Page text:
1/10/14 – History at the Movies, Part 1

There’s no better time to think about the role that history plays in making movies with the movie award season just around the corner. Conversely, it’s interesting to explore the role that movies play in making history.

This March will mark the 86th annual Academy Awards, and over the past eight decades, a cavalcade of films has received “Best Picture” nominations. Winners include dramas, comedies, musicals, a silent film from 1929, entitled Wings, and an almost silent film, The Artist, from 2012. Knowing that Oscar winners represent such a wide variety of films, one has to ask, what makes a film great, memorable, and Oscar-worthy? Is it the special effects? The acting or dialogue? What about the costume design or hair and make-up choices? Or do producers, directors, actors, set designers, and makeup artists scrutinize over these elements in an effort to produce a movie that ultimately tells a great story? Because storytelling is one of the goals of cinema, movies based on real events can sometimes play a disproportionate role in creating historical narratives that are not, in the end, historically accurate. Additionally, the timing of a historically based film’s release can affect how these films inform public opinion about those particular events and even contribute to historiographical debates.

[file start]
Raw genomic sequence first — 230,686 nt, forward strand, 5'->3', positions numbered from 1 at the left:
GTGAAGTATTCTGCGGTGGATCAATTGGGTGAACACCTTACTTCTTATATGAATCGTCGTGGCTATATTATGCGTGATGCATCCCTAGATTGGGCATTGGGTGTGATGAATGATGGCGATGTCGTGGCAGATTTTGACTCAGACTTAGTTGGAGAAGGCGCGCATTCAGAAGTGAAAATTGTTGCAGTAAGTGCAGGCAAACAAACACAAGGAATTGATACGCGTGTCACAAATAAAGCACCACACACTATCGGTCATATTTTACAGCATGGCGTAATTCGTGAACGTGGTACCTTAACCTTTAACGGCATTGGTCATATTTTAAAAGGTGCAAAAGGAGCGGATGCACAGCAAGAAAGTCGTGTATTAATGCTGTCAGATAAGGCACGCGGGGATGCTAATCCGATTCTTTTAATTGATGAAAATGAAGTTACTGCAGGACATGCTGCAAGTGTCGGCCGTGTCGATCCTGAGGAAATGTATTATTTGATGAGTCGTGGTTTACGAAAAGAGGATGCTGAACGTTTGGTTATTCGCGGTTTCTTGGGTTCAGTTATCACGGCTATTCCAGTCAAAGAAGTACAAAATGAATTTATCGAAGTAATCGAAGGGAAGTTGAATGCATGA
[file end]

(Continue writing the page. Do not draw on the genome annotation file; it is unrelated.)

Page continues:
The question, “Should movies be considered public history?” warrants a wide variety of answers. According to director George Lucas, “having a really good understanding of history, literature, psychology, and science is very, very important to actually being able to make movies.”[1] But I wonder if having a “really good understanding of history” is enough. If movies are considered a valid form of public history, then filmmakers should be as well versed in historical methods as they are in the methods of cinematography. Filmmaker Peter Watkins, famous for pushing the cinematic envelope, encourages producers and directors to move away from the “Monoform” language of cinema, which is characterized by a “densely packed and rapidly edited barrage of images and sounds,” and to adopt “different language-forms, involving highly complex and free-ranging combinations of images and sounds, using length, space, time and rhythm.”[2] Watkins argues that Monoform cinematic language results in a movie going experience where the audience is “unable to reflect on what is really happening to them.”[3] If the purpose of the film is purely entertainment, filmmakers employ this type of a production, but what happens when the content of the film also informs the audience about historic events?

Take for example a film expected to receive multiple Academy Award nominations this spring, Captain Phillips, starring Tom Hanks. Despite the fact that the director for the film captured this story using Monoform language, movie goers and critics have been able to “reflect on what is happening to them” and they have voiced varied opinions about the successes and failures of this film. In Captain Phillips, Tom Hanks portrays the captain of an American Cargo ship that was attacked by Somali pirates in 2009, taking the plot from widely reported actual events. While many critics and crew members have spoken out about problems of accuracy within the film, the controversy over Captain Phillips represents a bigger question for historians who wonder if film makers commemorated this event too soon. This concern is especially valid when considered within the context of how instrumental this film will be in creating a historic narrative about the actual 2009 event.

Photo of Tom Hanks and Captain Richard Phillips.  Photo source.

Photo of Tom Hanks and Captain Richard Phillips. Photo source.